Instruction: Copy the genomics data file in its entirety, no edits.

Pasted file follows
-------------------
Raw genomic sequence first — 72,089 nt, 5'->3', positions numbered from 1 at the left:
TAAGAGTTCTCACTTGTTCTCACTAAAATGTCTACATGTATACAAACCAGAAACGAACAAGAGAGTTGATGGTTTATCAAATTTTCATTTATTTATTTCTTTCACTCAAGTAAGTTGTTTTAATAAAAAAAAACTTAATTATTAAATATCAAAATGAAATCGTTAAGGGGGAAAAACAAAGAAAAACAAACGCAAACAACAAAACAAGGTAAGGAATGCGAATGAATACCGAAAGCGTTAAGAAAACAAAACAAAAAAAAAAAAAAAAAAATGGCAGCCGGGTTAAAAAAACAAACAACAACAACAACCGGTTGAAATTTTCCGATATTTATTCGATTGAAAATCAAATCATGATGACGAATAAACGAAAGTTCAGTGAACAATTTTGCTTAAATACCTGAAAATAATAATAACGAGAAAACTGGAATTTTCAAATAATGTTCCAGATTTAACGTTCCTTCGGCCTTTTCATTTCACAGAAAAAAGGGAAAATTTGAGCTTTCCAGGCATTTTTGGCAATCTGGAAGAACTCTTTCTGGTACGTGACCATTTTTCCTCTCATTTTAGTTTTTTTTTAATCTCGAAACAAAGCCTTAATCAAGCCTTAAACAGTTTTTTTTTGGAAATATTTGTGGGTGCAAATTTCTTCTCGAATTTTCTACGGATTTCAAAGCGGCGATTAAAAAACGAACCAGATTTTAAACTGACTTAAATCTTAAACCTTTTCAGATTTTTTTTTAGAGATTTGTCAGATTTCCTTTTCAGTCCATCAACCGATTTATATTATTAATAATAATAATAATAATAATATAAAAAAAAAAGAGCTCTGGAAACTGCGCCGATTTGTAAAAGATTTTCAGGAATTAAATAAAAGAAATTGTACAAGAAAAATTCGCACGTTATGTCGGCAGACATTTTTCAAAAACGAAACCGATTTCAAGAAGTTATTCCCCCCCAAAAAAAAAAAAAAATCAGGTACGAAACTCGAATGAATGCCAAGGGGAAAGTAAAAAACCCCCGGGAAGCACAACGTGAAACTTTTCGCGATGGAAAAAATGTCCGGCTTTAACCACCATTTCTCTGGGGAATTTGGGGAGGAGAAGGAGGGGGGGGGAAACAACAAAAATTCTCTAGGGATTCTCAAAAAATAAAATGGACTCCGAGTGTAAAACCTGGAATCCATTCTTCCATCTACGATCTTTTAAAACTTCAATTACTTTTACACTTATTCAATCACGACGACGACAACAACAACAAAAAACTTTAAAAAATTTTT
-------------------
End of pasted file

Raw genomic sequence first — 72,089 nt, 5'->3', positions numbered from 1 at the left:
TAAGAGTTCTCACTTGTTCTCACTAAAATGTCTACATGTATACAAACCAGAAACGAACAAGAGAGTTGATGGTTTATCAAATTTTCATTTATTTATTTCTTTCACTCAAGTAAGTTGTTTTAATAAAAAAAAACTTAATTATTAAATATCAAAATGAAATCGTTAAGGGGGAAAAACAAAGAAAAACAAACGCAAACAACAAAACAAGGTAAGGAATGCGAATGAATACCGAAAGCGTTAAGAAAACAAAACAAAAAAAAAAAAAAAAAAATGGCAGCCGGGTTAAAAAAACAAACAACAACAACAACCGGTTGAAATTTTCCGATATTTATTCGATTGAAAATCAAATCATGATGACGAATAAACGAAAGTTCAGTGAACAATTTTGCTTAAATACCTGAAAATAATAATAACGAGAAAACTGGAATTTTCAAATAATGTTCCAGATTTAACGTTCCTTCGGCCTTTTCATTTCACAGAAAAAAGGGAAAATTTGAGCTTTCCAGGCATTTTTGGCAATCTGGAAGAACTCTTTCTGGTACGTGACCATTTTTCCTCTCATTTTAGTTTTTTTTTAATCTCGAAACAAAGCCTTAATCAAGCCTTAAACAGTTTTTTTTTGGAAATATTTGTGGGTGCAAATTTCTTCTCGAATTTTCTACGGATTTCAAAGCGGCGATTAAAAAACGAACCAGATTTTAAACTGACTTAAATCTTAAACCTTTTCAGATTTTTTTTTAGAGATTTGTCAGATTTCCTTTTCAGTCCATCAACCGATTTATATTATTAATAATAATAATAATAATAATATAAAAAAAAAAGAGCTCTGGAAACTGCGCCGATTTGTAAAAGATTTTCAGGAATTAAATAAAAGAAATTGTACAAGAAAAATTCGCACGTTATGTCGGCAGACATTTTTCAAAAACGAAACCGATTTCAAGAAGTTATTCCCCCCCAAAAAAAAAAAAAAATCAGGTACGAAACTCGAATGAATGCCAAGGGGAAAGTAAAAAACCCCCGGGAAGCACAACGTGAAACTTTTCGCGATGGAAAAAATGTCCGGCTTTAACCACCATTTCTCTGGGGAATTTGGGGAGGAGAAGGAGGGGGGGGGAAACAACAAAAATTCTCTAGGGATTCTCAAAAAATAAAATGGACTCCGAGTGTAAAACCTGGAATCCATTCTTCCATCTACGATCTTTTAAAACTTCAATTACTTTTACACTTATTCAATCACGACGACGACAACAACAACAAAAAACTTTAAAAAATTTTT